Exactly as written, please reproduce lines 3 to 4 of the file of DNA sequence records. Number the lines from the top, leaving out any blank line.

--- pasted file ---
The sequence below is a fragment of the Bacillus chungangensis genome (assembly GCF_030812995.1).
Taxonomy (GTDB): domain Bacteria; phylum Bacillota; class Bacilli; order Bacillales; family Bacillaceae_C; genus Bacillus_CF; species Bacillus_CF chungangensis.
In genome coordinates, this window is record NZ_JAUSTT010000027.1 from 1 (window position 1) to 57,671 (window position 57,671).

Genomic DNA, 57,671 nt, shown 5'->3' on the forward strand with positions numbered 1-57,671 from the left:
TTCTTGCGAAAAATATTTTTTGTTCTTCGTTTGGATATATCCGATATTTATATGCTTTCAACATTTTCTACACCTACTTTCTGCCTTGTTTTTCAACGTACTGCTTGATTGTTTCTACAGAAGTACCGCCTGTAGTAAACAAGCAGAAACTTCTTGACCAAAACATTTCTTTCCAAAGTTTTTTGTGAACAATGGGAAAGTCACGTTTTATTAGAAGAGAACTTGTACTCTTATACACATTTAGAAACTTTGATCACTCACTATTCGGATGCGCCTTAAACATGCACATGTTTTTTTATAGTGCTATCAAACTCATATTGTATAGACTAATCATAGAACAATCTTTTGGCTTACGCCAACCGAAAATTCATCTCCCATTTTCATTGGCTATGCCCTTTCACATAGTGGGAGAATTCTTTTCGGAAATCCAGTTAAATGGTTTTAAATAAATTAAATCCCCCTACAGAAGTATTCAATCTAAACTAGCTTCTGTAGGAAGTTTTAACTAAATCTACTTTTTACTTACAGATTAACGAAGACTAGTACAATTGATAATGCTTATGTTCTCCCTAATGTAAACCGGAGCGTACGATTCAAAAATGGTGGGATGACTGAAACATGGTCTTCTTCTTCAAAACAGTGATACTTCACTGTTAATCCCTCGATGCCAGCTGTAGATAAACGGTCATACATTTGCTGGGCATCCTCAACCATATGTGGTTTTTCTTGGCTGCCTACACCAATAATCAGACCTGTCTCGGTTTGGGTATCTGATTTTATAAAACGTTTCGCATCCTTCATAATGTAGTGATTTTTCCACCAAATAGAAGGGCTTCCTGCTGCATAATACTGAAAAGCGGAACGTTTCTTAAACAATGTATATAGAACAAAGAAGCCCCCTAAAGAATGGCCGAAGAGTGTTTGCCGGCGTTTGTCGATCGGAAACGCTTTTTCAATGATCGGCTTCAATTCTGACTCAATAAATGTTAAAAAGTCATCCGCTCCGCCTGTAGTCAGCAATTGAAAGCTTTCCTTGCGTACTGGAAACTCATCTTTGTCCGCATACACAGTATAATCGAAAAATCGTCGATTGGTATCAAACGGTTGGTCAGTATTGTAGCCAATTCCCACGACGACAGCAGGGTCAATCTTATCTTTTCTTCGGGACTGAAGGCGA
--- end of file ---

In genome coordinates, this window is record NZ_JAUSTT010000027.1 from 1 (window position 1) to 57,671 (window position 57,671).

Genomic DNA, 57,671 nt, shown 5'->3' on the forward strand with positions numbered 1-57,671 from the left: